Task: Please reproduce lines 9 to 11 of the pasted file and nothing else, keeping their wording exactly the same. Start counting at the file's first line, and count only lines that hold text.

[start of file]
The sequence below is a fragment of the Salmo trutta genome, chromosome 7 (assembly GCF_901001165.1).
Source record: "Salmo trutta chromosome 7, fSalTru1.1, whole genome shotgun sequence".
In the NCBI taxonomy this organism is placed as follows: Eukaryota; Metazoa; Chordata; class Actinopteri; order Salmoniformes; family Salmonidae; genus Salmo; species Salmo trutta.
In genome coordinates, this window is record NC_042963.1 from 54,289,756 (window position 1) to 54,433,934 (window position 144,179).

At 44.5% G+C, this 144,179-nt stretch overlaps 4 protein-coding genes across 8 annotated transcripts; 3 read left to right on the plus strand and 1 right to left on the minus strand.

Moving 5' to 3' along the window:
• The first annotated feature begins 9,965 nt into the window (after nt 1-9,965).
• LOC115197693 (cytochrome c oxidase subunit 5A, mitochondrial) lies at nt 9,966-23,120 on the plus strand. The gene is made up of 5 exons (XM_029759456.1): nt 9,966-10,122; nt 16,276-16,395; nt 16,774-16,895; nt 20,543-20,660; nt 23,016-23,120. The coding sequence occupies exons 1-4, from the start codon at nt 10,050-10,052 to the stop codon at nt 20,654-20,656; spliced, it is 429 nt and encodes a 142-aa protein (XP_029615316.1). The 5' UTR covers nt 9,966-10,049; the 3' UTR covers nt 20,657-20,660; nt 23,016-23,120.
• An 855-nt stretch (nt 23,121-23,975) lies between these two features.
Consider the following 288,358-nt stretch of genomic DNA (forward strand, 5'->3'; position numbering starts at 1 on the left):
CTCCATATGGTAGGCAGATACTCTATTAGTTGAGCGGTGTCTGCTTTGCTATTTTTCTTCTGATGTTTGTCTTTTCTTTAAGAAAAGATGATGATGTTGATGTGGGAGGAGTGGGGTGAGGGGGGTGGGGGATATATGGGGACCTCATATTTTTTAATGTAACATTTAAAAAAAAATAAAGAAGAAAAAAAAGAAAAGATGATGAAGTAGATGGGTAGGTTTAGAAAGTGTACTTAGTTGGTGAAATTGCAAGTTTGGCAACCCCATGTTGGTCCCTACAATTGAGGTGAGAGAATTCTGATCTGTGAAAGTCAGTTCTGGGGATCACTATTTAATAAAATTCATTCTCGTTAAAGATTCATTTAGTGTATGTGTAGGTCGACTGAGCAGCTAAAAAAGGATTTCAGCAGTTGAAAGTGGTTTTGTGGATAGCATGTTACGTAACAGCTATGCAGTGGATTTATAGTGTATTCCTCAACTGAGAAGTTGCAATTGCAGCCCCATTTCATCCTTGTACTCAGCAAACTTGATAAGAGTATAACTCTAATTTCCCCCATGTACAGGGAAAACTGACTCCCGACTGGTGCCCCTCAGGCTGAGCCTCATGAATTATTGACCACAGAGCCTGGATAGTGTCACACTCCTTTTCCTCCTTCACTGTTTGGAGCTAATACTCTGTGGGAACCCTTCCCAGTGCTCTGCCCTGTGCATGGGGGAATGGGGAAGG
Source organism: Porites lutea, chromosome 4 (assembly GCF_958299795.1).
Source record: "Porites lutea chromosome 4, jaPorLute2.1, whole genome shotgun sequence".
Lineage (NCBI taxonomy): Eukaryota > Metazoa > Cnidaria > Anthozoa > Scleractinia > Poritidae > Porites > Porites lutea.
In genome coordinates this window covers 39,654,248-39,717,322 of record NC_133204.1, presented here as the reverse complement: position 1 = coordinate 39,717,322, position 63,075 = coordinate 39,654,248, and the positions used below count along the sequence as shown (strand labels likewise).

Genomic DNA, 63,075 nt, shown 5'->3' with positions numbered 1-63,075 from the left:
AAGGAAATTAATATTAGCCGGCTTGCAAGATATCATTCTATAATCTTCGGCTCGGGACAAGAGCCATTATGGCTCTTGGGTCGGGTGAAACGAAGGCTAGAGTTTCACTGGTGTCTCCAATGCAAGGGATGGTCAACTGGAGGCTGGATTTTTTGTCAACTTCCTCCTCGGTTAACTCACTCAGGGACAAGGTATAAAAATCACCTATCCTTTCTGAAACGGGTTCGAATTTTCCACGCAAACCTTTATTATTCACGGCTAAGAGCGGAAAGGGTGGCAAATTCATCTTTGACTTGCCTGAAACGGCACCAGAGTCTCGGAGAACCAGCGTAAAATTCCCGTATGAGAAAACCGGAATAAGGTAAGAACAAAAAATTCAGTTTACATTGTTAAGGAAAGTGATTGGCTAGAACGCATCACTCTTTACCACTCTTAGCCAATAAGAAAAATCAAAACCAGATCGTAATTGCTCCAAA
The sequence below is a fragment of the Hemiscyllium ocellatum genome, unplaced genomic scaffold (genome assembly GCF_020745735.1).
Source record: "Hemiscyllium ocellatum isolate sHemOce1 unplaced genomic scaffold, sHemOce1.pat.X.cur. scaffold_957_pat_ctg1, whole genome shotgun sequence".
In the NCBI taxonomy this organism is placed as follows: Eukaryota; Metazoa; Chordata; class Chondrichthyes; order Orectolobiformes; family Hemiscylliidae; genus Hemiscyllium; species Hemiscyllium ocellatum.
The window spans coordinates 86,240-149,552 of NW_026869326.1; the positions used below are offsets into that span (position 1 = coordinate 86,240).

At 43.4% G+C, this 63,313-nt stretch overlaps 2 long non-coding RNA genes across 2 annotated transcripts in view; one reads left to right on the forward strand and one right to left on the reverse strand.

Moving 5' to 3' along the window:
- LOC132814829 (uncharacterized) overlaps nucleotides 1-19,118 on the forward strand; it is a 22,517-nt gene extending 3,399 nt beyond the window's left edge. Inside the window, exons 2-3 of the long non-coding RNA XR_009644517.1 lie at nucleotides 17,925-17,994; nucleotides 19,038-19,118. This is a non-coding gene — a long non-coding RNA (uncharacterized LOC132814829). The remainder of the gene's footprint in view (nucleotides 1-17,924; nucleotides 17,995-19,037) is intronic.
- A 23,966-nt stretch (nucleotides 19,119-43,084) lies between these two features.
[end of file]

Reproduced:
• An 855-nt stretch (nt 23,121-23,975) lies between these two features.
Consider the following 288,358-nt stretch of genomic DNA (forward strand, 5'->3'; position numbering starts at 1 on the left):
CTCCATATGGTAGGCAGATACTCTATTAGTTGAGCGGTGTCTGCTTTGCTATTTTTCTTCTGATGTTTGTCTTTTCTTTAAGAAAAGATGATGATGTTGATGTGGGAGGAGTGGGGTGAGGGGGGTGGGGGATATATGGGGACCTCATATTTTTTAATGTAACATTTAAAAAAAAATAAAGAAGAAAAAAAAGAAAAGATGATGAAGTAGATGGGTAGGTTTAGAAAGTGTACTTAGTTGGTGAAATTGCAAGTTTGGCAACCCCATGTTGGTCCCTACAATTGAGGTGAGAGAATTCTGATCTGTGAAAGTCAGTTCTGGGGATCACTATTTAATAAAATTCATTCTCGTTAAAGATTCATTTAGTGTATGTGTAGGTCGACTGAGCAGCTAAAAAAGGATTTCAGCAGTTGAAAGTGGTTTTGTGGATAGCATGTTACGTAACAGCTATGCAGTGGATTTATAGTGTATTCCTCAACTGAGAAGTTGCAATTGCAGCCCCATTTCATCCTTGTACTCAGCAAACTTGATAAGAGTATAACTCTAATTTCCCCCATGTACAGGGAAAACTGACTCCCGACTGGTGCCCCTCAGGCTGAGCCTCATGAATTATTGACCACAGAGCCTGGATAGTGTCACACTCCTTTTCCTCCTTCACTGTTTGGAGCTAATACTCTGTGGGAACCCTTCCCAGTGCTCTGCCCTGTGCATGGGGGAATGGGGAAGG